Egypt for the first time will host a new round of talks over Ethiopia's Grand Renaissance Dam, despite its complaints that the dam will affect its share of Nile water.
In the meeting on Thursday – expected to be attended by irrigation and water resource ministers from Sudan, Egypt and Ethiopia along with 12 experts – the three countries will pick a consultancy firm of experts to produce new studies on the dam's impact.
But experts say this week's round of talks will not offer much progress to the standoff between the three countries, as another expert committee has already offered studies "which Ethiopia did not abide to" and continued building the dam.
In an interview with UK-UAE news channel Sky News Arabia, Ethiopian President Mulatu Teshome said that 40 percent of the dam has been completed.
He added that the first stage of the dam will be operational from June 2015 and will produce 700 megawatts (MW) of electricity. The dam's eventual power generation capacity will be 6,000 MW, making it the largest hydroelectric dam in Africa upon completion.
The project has been a source of concern for the Egyptian government since May 2013, when images of the dam's construction stirred public anxiety about the possible effect on Egypt's potable water supply.
However, Ethiopia maintains that Egypt's water share will not be negatively affected by the successful completion of the project, which is being built on a tributary of the Blue Nile.
Adis Ababa hosted the previous round of talks in September in which the three countries discussed seven points concerning the dam that Egypt's President Abdel-Fattah El-Sisi had previously discussed with Ethiopian Prime Minister Hailemariam Desalegn during a meeting in late June.
The latest consultancy firm should finish its studies within five months of its appointment, which should be before March 2015, Khaled Wassef, spokesman for Egypt's minister of water resources and irrigation, told Ahram Online.
Wassef also explained that each country will propose three international consultancy firms, with one chosen during the meeting in Cairo.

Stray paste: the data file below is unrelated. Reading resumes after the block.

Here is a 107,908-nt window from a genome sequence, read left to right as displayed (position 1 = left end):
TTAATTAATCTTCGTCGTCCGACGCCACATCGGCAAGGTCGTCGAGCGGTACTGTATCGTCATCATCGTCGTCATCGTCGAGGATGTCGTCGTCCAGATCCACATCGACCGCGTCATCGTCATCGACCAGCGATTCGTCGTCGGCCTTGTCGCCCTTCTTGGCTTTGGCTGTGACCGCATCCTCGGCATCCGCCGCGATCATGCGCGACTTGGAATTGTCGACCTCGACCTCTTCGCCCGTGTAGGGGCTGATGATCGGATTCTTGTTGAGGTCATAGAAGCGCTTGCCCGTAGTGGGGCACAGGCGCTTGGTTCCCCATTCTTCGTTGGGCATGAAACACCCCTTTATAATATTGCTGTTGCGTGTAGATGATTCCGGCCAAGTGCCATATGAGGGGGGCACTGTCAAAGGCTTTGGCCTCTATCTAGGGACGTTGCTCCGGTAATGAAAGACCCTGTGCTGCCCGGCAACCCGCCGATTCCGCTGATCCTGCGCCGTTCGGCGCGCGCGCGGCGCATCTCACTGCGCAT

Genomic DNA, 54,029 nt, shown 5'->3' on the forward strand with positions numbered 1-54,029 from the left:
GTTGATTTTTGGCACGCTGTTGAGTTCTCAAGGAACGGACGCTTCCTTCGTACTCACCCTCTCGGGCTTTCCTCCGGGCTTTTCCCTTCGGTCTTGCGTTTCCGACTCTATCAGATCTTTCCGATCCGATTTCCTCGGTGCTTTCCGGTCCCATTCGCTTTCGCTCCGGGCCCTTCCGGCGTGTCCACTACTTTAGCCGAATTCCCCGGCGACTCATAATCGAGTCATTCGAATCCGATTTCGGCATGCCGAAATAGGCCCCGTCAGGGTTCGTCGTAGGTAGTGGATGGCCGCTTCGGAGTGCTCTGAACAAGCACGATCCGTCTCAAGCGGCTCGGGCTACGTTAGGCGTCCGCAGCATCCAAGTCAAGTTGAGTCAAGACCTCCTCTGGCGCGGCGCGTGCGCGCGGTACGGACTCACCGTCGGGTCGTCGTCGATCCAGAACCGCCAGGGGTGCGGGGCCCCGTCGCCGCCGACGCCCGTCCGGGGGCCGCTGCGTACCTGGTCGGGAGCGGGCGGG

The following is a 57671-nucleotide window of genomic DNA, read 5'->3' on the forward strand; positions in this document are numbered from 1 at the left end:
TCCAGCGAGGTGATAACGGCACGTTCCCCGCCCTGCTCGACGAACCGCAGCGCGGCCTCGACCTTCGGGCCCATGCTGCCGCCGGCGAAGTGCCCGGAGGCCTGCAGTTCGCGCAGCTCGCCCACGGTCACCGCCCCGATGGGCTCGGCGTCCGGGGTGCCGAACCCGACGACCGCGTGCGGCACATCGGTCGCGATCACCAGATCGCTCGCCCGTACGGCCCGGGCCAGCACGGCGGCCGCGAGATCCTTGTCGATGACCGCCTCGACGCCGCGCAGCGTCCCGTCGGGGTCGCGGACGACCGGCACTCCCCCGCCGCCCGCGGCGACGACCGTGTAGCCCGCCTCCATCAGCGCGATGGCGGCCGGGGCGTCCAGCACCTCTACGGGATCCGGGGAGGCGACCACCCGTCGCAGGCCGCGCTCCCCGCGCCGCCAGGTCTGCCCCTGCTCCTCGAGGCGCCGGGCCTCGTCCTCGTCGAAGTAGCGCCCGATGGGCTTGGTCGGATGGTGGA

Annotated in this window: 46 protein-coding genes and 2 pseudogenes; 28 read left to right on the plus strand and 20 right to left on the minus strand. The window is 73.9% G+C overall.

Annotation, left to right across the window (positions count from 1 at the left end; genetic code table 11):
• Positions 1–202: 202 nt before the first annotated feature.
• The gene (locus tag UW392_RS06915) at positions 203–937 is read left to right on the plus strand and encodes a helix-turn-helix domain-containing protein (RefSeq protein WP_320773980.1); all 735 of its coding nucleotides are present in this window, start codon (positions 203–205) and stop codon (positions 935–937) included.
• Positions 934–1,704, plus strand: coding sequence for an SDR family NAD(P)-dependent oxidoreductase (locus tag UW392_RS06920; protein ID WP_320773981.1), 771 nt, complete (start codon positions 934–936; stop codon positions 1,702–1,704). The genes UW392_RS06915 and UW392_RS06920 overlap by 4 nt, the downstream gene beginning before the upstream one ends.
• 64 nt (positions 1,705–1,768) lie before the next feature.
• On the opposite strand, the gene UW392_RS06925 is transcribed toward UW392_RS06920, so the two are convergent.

Nader Nour El-Din, a professor of water resources at Cairo University, told Ahram Online that Ethiopia is continuing with the dam project without taking into consideration any research or studies on the dam's impact.
"I don't see the importance of these tripartite meetings as Ethiopia is building the dam without taking into consideration any of the studies," said Nour El-Din, adding that the firms and advisory committees are not binding to Ethiopian officials.
This was echoed by Mohamed Salman, an expert in the matter who is close to the ongoing negotiations.
"In May 2013, an international expert committee formed of experts from Egypt, Sudan and Ethiopia, and others from France, Germany and USA, said that Ethiopia's studies on the dam's impact were very basic and that they needed more details. However, Ethiopia turned a blind eye to this international report and went on with constructing the dam," explained Salman.
He added that the real issue is that Egypt thinks there might be a solution to the stand-off.
Nevertheless, a spokesperson for Egypt's irrigation ministry said the Ethiopian government should take into consideration any studies, "or else why would Ethiopia be part of the negotiations and why would it agree from the first place on choosing a consultancy firm?"
Other than the potential threat to Egypt's share of Nile water, Egyptian experts are also concerned about the possibility of a dam collapse, which could have catastrophic consequences for water reaching Egypt.
Egyptian officials have stressed in recent months that relations with Ethiopia have started to improve.
The exact impact of the dam on downstream countries is unknown. Egypt fears a drop in water supply due to the long duration of refueling, with a projected volume of 74 billion cubic meters.
The idea of a great Ethiopian dam dates back to the years 1956-1964, but it was not until 2009 that the Ethiopian government began work on the project.
The plans were approved in November 2010 and the Ethiopian government officially announced the project at the end of March 2011.